The Voice: Knockout round (part 2)

Nerves, questionable song choices - and two stand-out performances

With Team Ricky and Team Will performing tonight, The Voice completed its line-up of 12 contestants who will sing live for the public vote next week. But do you agree with the coaches’ choices?

Team Ricky

With four of Ricky’s seven-strong team still teenagers, it was perhaps inevitable that nerves would characterise several of their performances with the prospect of progression to the live stages so tantalisingly close.

Certainly that was the case with Beth McCarthy, the youngest remaining contestant who wowed the audience in her blind audition with her rendition of Sexy and I Know It. Despite displaying unquestionable artistry, she was let down by some pitchy moments on her acoustic version of Wheatus’ Teenage Dirtbag.

Judo player Max Murphy, who was lucky to scrape through the battle round, took the safe route with Gabrielle Aplin’s Home, but he too struggled withpitch problems. Emily Adams left Ricky unimpressed with her choice of Stooshe’s Slip, although her on-stage performance was strong.

And the fourth teen, Jazz Bates-Chambers, looked terrified and beaten before she had even started. Her version of Work It Out was actually okay, but could have been so much better if only her confidence hadn’t already been shot.

At least Jazz had an understandable reason to be fearful, as she had the misfortune to perform after Christina Marie, who took on one of the hardest songs possible in Mariah Carey’s Vision of Love and knocked it straight out of the park. She was so good that she even earned an approving nod from Tom, who had whispered beforehand that she would be one to watch. And Tom knows a thing or two about good singers. (He’s duetted with enough of them!)

Circling back to the first two acts of the evening, Ricky’s steal Jessica Steele opened the show with a changed-up arrangement of Naughty Boy’s La La La which veered at times towards reggae. It was a big departure from what she had done previously, and it didn’t really work. And Chris Royal made an equally brave choice with Over the Rainbow – very good technically, but not a performance I found myself warming to.

Ricky, who is visibly starting to resemble David Brent more with every passing week, had little hesitation in putting Chris and Christina forward, but required a conference with his fellow coaches before making Emily his final choice. Personally I much preferred Beth, but her inability to control her nerves and therefore her pitch cost her dear.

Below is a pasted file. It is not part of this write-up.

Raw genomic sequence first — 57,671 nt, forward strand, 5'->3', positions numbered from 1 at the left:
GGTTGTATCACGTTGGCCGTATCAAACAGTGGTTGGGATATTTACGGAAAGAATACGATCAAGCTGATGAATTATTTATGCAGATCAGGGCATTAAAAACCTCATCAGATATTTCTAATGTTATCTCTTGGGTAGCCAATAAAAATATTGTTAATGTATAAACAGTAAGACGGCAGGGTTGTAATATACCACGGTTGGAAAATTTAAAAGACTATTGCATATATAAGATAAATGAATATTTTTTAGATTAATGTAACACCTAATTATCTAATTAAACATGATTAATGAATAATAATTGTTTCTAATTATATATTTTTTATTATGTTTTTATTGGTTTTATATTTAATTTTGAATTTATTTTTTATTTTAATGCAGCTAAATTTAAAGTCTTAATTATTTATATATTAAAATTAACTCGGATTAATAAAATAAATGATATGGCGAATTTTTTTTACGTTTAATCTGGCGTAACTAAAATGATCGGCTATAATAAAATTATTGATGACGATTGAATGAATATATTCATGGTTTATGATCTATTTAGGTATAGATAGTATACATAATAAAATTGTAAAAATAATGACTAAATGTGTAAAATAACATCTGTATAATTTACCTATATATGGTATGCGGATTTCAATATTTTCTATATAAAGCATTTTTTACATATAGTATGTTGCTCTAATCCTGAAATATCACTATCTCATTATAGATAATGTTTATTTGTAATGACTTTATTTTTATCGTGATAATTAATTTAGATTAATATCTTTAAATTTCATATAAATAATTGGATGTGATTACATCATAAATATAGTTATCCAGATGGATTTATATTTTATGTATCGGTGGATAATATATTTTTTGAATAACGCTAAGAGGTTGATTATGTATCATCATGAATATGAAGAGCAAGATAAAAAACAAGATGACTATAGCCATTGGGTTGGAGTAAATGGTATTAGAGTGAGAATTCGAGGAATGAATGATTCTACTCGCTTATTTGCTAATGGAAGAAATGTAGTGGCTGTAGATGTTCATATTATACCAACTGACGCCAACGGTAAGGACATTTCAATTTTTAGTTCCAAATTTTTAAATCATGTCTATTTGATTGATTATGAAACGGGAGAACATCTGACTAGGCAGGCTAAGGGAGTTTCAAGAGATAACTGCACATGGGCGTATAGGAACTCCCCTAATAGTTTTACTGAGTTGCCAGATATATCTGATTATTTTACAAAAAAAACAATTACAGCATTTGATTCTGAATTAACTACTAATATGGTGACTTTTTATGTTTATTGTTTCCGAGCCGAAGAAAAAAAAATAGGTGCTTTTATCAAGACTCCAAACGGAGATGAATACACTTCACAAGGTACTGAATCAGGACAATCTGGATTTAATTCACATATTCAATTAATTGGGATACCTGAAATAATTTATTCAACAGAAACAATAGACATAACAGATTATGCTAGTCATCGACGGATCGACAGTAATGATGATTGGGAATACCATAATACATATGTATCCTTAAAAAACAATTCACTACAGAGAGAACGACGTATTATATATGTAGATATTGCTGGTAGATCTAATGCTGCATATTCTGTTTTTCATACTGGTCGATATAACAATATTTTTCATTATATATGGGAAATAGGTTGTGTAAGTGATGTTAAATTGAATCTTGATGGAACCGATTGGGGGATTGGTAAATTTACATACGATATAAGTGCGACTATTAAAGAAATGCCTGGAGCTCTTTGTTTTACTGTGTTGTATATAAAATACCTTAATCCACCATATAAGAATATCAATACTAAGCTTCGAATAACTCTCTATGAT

Team Will

Will’s seven remaining singers were generally agreed to be the most diverse, but the quality of their performances varied widely too.

Least impressive of all was Callum Crowley, who inexplicably opted for Girls Aloud’s Sound of the Underground and then compounded his error with some dodgy on-stage moves which compromised his tuning and resulted in the kind of car crash performance you normally only see late at night in karaoke bars.

Nomakhosi wasn’t much better. She’s a performer who seemed to be quite highly regarded who I just didn’t get at all, and Bruno Mars’ Runaway Baby proved to be an equally unwise choice.

Harpist Anna McLuckie played it safe with a song she knew well, Autumn by Paolo Nutini, which Will chose to layer heavy production over. It isn’t the most interesting of tracks, but I’m not sure Will’s input helped. She didn’t seem completely comfortable and her performance lacked the radiance of her earlier efforts.

If those three were easy to dismiss, picking three from the remaining four proved a trickier decision.

The effeminate James Byron chose well. Love Hurts by Nazareth showcased his power, tone and ability to impart emotion.

Iesher Haughton‘s selection of a relatively unknown Whitney Houston song, Try it on My Own, was canny. Her performance was good but not her best, and certainly a couple of notches below Christina Marie’s. Similarly, early bookies’ favourite Sophie May Williams opted for a ballad, but her version of Moon River fell a little flat for me.

By comparison, Jermain Jackman had the deck loaded in his favour. For starters, choosing your coach’s mother’s favourite song – Luther Vandross’ A House is not a Home – is going to go down well. And then to go out and rip the covers off such an R&B classic was spectacular. Jermain’s high notes are crystal clear, but it’s his velvety baritone which marks him out as a serious contender. And he seems to be ever such a nice lad too.

It was the least surprising choice of the round when Will elected to put him through, alongside Iesher and Sophie. That was tough on James, who was significantly stronger and more interesting than some of the quarter-finalists on the other teams. But that’s the game.

Looking forward

As it stands, I think we saw the two strongest contestants overall in tonight’s show. You’d be hard pressed to fit a cigarette paper between Jermain and Christina Marie, with Georgia Harrup being positioned for a strong run too. As for Team Kylie, I think she will regret not putting Femi through. I thought she had the strongest seven overall, and yet I don’t see the one outstanding individual from her remaining three (Lee, Jamie and Rachael) who screams ‘winner’ at me.

Of course, we still have three weeks to go and a lot can change in that time as we the public finally get to have our say. But with no real makeweights in the final 12, the margin for error has become vanishingly thin. How our remaining dozen cope with the pressure will count just as much as talent, personality and song selection now.

The Voice season 3

Has Kylie Minogue turned The Voice into an X Factor beater?

Ten to watch in the battle rounds

Battle round (part 1)

Battle round (part 2)

7 things we learned from the battle rounds

Knockout round (part 1)

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